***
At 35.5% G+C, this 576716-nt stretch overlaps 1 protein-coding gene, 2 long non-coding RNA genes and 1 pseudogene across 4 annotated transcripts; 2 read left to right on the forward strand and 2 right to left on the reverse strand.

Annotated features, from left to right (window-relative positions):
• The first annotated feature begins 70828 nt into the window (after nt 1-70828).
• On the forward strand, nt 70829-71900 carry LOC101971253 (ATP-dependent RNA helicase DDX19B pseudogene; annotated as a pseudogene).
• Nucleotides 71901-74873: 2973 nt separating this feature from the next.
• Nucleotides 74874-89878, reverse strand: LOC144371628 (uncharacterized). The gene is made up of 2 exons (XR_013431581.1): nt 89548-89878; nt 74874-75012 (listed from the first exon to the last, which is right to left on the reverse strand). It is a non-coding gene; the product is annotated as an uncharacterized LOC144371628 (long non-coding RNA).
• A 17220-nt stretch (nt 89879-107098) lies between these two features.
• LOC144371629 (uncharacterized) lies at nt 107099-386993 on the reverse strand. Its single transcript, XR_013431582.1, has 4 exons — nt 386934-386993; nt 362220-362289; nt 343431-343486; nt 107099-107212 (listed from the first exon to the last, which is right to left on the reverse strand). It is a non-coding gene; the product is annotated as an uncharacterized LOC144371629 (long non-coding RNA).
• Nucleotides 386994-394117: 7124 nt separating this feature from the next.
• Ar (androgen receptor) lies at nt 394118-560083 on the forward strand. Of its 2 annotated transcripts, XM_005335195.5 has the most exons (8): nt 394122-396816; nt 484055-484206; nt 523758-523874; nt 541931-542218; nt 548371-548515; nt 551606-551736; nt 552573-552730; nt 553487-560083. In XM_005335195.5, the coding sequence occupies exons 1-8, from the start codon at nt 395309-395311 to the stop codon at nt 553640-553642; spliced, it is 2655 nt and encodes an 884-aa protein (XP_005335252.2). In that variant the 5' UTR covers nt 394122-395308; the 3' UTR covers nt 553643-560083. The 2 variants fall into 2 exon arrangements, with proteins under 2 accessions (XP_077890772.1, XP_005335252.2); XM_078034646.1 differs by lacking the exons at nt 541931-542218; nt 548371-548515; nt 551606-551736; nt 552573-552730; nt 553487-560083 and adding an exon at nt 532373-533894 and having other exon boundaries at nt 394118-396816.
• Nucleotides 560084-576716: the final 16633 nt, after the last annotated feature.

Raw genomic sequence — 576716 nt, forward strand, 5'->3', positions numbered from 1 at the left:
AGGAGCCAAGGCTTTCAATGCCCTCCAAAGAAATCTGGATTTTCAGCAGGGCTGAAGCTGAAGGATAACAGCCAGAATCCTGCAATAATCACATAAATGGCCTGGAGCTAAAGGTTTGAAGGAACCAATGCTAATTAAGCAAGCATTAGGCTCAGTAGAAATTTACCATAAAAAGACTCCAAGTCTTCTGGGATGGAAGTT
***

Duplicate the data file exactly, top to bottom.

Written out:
At 35.5% G+C, this 576716-nt stretch overlaps 1 protein-coding gene, 2 long non-coding RNA genes and 1 pseudogene across 4 annotated transcripts; 2 read left to right on the forward strand and 2 right to left on the reverse strand.

Annotated features, from left to right (window-relative positions):
• The first annotated feature begins 70828 nt into the window (after nt 1-70828).
• On the forward strand, nt 70829-71900 carry LOC101971253 (ATP-dependent RNA helicase DDX19B pseudogene; annotated as a pseudogene).
• Nucleotides 71901-74873: 2973 nt separating this feature from the next.
• Nucleotides 74874-89878, reverse strand: LOC144371628 (uncharacterized). The gene is made up of 2 exons (XR_013431581.1): nt 89548-89878; nt 74874-75012 (listed from the first exon to the last, which is right to left on the reverse strand). It is a non-coding gene; the product is annotated as an uncharacterized LOC144371628 (long non-coding RNA).
• A 17220-nt stretch (nt 89879-107098) lies between these two features.
• LOC144371629 (uncharacterized) lies at nt 107099-386993 on the reverse strand. Its single transcript, XR_013431582.1, has 4 exons — nt 386934-386993; nt 362220-362289; nt 343431-343486; nt 107099-107212 (listed from the first exon to the last, which is right to left on the reverse strand). It is a non-coding gene; the product is annotated as an uncharacterized LOC144371629 (long non-coding RNA).
• Nucleotides 386994-394117: 7124 nt separating this feature from the next.
• Ar (androgen receptor) lies at nt 394118-560083 on the forward strand. Of its 2 annotated transcripts, XM_005335195.5 has the most exons (8): nt 394122-396816; nt 484055-484206; nt 523758-523874; nt 541931-542218; nt 548371-548515; nt 551606-551736; nt 552573-552730; nt 553487-560083. In XM_005335195.5, the coding sequence occupies exons 1-8, from the start codon at nt 395309-395311 to the stop codon at nt 553640-553642; spliced, it is 2655 nt and encodes an 884-aa protein (XP_005335252.2). In that variant the 5' UTR covers nt 394122-395308; the 3' UTR covers nt 553643-560083. The 2 variants fall into 2 exon arrangements, with proteins under 2 accessions (XP_077890772.1, XP_005335252.2); XM_078034646.1 differs by lacking the exons at nt 541931-542218; nt 548371-548515; nt 551606-551736; nt 552573-552730; nt 553487-560083 and adding an exon at nt 532373-533894 and having other exon boundaries at nt 394118-396816.
• Nucleotides 560084-576716: the final 16633 nt, after the last annotated feature.

Raw genomic sequence — 576716 nt, forward strand, 5'->3', positions numbered from 1 at the left:
AGGAGCCAAGGCTTTCAATGCCCTCCAAAGAAATCTGGATTTTCAGCAGGGCTGAAGCTGAAGGATAACAGCCAGAATCCTGCAATAATCACATAAATGGCCTGGAGCTAAAGGTTTGAAGGAACCAATGCTAATTAAGCAAGCATTAGGCTCAGTAGAAATTTACCATAAAAAGACTCCAAGTCTTCTGGGATGGAAGTT